Doing business in the developing world: recommendations and advice.

Doing business in the developing world: recommendations and advice.

Doing business in developing countries requires resilience and flexibility. Compared to OECD standards, bureaucracy in the developing world is almost ten fold as long and irresponsible than in developed countries.
Furthermore, developing countries show little interest for putting in practice their own compliance rules and internal procedures, hence delivering poor service and no accountability.
 
In such terms, de jure norms clash with de facto ones. In India, obtaining a construction permit requires more than 20 authorizations and half a year on average; at the same, time, it is not uncommon to get a driving license in a day in Delhi just by hiring a facilitator.
 
The lack of accountability makes processes slow and inefficient. Whereas promotions are either based on rentier logic, tribalism/sectarianism or on bribery, the result is empirically measurable: services do lack in efficiency and impact. In the Middle East and in Africa, most of services run on an unofficial economy, making things hardly understandable to a western corporation and its compliance rules. In few words, that is a clash of business culture.
 

Corporate Social Responsibility

In spite of the evidence, foreign direct investments must enact corporate social responsibility practice. According to The Guardian, developing countries are home to 80% of world population; by 2050, another 3 billion people will live in the developing world. Indeed, corporate social responsibility do much in order to preserve companies reputation and social inclusion, but hardly have an impact in eradicating detrimental habits: in the Niger Delta, oil companies built schools, but the lack of an open and competitive system to recruit personnel in civil service has left many students aside. That does not mean that CSR is a misconduct; on the contrary, it is the minimum a corporation can do to match its compliance rules to local reality.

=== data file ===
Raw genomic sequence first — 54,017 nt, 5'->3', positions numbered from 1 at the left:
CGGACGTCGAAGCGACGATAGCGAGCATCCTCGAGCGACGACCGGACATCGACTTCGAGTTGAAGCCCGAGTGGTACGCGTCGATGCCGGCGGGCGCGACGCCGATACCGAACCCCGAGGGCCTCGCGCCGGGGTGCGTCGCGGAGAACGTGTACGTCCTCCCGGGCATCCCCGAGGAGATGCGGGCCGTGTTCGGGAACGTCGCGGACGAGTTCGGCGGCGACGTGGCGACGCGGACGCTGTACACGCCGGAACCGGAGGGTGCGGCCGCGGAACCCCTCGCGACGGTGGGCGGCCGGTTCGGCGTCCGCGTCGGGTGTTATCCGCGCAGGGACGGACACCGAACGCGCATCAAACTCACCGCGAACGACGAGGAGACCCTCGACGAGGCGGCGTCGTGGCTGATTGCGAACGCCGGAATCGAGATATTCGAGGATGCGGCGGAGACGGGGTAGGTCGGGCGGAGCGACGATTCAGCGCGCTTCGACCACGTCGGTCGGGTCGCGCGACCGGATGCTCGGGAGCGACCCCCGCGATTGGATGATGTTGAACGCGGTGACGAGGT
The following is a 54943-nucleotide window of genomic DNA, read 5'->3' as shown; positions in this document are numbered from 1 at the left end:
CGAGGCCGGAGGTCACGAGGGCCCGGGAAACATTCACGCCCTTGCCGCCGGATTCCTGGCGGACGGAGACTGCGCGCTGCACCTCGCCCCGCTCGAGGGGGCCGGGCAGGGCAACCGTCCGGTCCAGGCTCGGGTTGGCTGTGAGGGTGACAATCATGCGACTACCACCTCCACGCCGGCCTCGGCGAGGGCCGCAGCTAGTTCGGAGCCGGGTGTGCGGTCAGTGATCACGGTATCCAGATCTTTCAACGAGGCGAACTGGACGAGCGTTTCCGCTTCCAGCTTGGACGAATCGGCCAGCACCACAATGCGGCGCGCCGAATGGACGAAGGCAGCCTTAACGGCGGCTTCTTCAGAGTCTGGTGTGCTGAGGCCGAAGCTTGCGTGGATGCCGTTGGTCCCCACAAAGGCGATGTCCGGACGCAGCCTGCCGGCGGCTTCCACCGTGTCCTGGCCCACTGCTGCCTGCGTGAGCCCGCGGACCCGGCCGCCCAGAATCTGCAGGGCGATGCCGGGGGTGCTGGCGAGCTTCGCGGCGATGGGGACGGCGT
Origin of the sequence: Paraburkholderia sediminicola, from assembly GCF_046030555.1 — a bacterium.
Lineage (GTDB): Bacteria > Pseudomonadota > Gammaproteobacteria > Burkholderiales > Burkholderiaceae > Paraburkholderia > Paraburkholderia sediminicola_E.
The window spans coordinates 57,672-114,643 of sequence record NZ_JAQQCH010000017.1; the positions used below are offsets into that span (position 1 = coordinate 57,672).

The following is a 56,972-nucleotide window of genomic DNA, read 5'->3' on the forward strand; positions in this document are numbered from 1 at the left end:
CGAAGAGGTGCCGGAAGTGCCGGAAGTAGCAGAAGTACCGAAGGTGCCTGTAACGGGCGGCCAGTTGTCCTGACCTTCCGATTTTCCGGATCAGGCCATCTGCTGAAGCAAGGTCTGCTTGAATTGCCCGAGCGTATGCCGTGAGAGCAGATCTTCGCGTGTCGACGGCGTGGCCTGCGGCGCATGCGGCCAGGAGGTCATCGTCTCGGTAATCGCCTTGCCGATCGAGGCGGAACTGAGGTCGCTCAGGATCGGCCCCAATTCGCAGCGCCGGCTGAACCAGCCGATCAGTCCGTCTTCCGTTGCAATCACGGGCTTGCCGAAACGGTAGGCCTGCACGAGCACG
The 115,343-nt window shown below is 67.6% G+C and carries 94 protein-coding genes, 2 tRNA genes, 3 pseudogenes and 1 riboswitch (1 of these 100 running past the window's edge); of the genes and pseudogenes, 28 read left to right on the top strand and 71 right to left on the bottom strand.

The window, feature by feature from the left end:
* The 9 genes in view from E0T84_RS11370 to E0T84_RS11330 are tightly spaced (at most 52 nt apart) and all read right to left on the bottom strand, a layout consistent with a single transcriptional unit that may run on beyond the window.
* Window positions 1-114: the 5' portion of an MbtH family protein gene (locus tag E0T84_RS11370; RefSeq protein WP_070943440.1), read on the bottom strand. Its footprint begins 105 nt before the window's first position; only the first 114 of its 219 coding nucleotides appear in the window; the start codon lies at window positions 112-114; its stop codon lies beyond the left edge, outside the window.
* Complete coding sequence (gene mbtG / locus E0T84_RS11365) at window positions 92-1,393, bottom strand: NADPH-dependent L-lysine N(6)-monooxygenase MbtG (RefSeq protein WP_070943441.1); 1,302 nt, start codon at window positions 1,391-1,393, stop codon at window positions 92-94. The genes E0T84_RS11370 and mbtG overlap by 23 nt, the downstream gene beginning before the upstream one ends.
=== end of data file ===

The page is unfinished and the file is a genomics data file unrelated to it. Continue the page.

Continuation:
Growing sectors: 

Having said that, there are few bright ideas for doing business in the developing world, and some some are worth mentioning. The energy sector should not be seen as a commodity intensive market in developing countries (with special regards to fossil commodities producing states); indeed, alternative energy and savaging initiatives are on high demand at the moment, and the trend is likely to endure.
Given the rise of a consuming middle class in developing countries, trading of goods has developed steadily in the last 15 years; while still exporting agricultural items, developing economies do import tech intensive items like computers, smartphones and tablets, not to mention consumers goods like clothes, shoes and niche food items.
 

Professional services are on high demand: from recruitment to education or travel consultancy, developing countries need professional support to develop their societies and economic models.  

 
 
 

For more information:

info@svadvisory.com

Follow us on our social networks